The Rise of the Chemist is an exciting, emotional thriller with plenty of twists and turns and I'm sure that this is an author who will just keep getting better. The dramatic conclusion to this instalment has certainly ensured I'm keen to read more!

The Rise of the Chemist can be purchased from Amazon UK and Amazon US.

Don't miss the rest of the blog tour, details are below.

About the Author 

My name is Nathan Parker, a 32-year-old father of one from Blackpool, Lancashire. I’m recently married to my beautiful wife, Nadina, so beautiful in fact, let’s just say it’s a good job I have my sense of humour to rely on. Family has always been central to my universe, but since becoming a dad I feel as though life makes far more sense than it used to. I thoroughly enjoy spending time with Sonny, my son who is 18 months old – watching him develop and learn brings me a joy I never thought was possible. With any luck, one child may become two – or more – as the years go by.

I’m proud of the fact I was born and raised, schooled and now live and work in sunny Blackpool. Despite its perception as a town with challenges – a perception which is accurate on many fronts – in my thirty-two years I have seen and experienced community, resilience, strength and good times in this town.

I am a Youth Worker by trade, graduating from Canterbury Christ Church University with a first-class BA honours degree in Youth Work and Community Learning and Development. For ten plus years I have worked alongside young people experiencing some of life’s toughest challenges and, although now working at a strategic level, I work hard to support and empower the young people of Blackpool and the Fylde Coast to create their own stories, with informed choices, broadening horizons and challenging inequality within the systems young people are bound.

My journey into writing began officially in 2017 when I was tasked with making a creative pledge to myself, to write it down and tell the workshop within which the task was set – which I’ve since learned meant I was 90% more likely to see it through… sneaky devils!

The pledge I set myself was to write a short story. Fast forward 12 months and I self-published my first novel; The Disappearance of Timothy Dawson, The First Book in the Granville Series. A fictional ‘anytown’ but certainly shaped from my knowledge of Blackpool.

The book enabled me to tell a story which was burning inside me; a tale inspired by personal and professional experiences told with realism through a world of fiction. My writing style is to take real life adversity, emotion and grit and weave it into stories filled with twists and turns, relatable characters and places which feel familiar to most.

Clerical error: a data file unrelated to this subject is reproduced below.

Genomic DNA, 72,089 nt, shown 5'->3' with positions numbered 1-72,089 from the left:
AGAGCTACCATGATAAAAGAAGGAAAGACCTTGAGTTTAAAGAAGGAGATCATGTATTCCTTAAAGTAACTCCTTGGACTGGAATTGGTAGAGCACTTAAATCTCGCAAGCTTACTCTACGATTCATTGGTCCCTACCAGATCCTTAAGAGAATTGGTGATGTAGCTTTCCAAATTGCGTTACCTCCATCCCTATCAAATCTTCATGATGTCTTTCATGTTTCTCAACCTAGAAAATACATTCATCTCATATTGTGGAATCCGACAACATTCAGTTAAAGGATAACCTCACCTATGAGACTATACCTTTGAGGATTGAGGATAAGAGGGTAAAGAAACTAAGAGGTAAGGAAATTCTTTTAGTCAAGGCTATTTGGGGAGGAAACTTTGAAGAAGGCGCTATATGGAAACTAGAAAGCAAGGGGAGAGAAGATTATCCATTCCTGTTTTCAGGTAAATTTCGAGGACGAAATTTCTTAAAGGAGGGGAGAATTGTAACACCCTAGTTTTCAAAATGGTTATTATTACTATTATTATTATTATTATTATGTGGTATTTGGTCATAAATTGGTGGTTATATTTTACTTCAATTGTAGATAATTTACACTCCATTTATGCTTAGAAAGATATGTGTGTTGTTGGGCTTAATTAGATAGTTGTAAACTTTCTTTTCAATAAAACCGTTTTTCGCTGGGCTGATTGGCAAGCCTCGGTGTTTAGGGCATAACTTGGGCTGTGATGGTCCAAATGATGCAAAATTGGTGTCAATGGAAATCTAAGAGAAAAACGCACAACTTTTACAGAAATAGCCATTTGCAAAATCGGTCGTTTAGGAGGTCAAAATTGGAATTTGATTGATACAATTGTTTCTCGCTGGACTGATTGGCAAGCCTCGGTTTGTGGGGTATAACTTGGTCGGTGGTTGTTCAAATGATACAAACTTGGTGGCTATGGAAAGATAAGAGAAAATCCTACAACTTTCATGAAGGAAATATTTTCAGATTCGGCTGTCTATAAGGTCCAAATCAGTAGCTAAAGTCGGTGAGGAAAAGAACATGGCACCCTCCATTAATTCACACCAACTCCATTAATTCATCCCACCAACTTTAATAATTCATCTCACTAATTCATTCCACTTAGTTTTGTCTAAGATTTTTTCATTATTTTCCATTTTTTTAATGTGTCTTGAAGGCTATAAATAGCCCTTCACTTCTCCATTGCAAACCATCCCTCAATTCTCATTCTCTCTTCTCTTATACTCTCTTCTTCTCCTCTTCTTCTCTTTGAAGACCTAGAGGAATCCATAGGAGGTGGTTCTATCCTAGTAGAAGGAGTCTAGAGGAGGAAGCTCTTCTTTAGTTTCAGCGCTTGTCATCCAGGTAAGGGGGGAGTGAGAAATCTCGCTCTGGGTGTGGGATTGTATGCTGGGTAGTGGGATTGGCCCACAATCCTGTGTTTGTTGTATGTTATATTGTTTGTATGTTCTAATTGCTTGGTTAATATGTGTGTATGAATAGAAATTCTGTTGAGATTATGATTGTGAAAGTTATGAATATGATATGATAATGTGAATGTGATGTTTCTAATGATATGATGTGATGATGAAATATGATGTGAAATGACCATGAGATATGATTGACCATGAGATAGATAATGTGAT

I would say I’ve always loved to read, which wouldn’t be too far from the truth. I began my childhood as an avid reader, although it wasn’t the classics which hooked me in – ten year old Nathan was more of a Goosebumps fan. And I still read now; with a common, nightly routine of a few chapters before bed. My current read is Michael Connelly’s The Poet. 

However, there was a huge void in my teens. A black hole within which books, reading and writing didn’t feature. School, Sports, Friendships, Hormones, whatever it was, I stopped reading and it wasn’t until my dad encouraged me to read again in my early twenties to help address a sleeping problem that I picked up To Kill a Mockingbird and fell in love with books all over again. 

Truth is, I believe if the stories I write were available to fifteen-year-old me, I never would have stopped reading. I needed real life, I needed danger and I needed topical issues which explained life to me – adversity, relationships, risk and reward. This is what I strive for in my writing. I have been privileged in many ways in my life, but I have also seen and experienced challenges which I seek to harness and weave into my writing, so that one day a young reader may pick up my book and find connection, comfort or hope.

My debut novel The Disappearance of Timothy Dawson was shortlisted for Lancashire Book of the Year 2019, a feat which I am so very proud of.

The best part? The book prompted young people – young men in particular – to become passionate about reading. Am I the most qualified, technical writer in the world? Certainly not. But I believe my stories are raw, relatable and real and there is a gap in the young adult fiction market, which needs filling. 

I’m currently working on the second book in the series and am enjoying working alongside schools, delivering talks and workshops to students looking at motivating the next generation to pick up a pen, or a book and allow their minds to wander.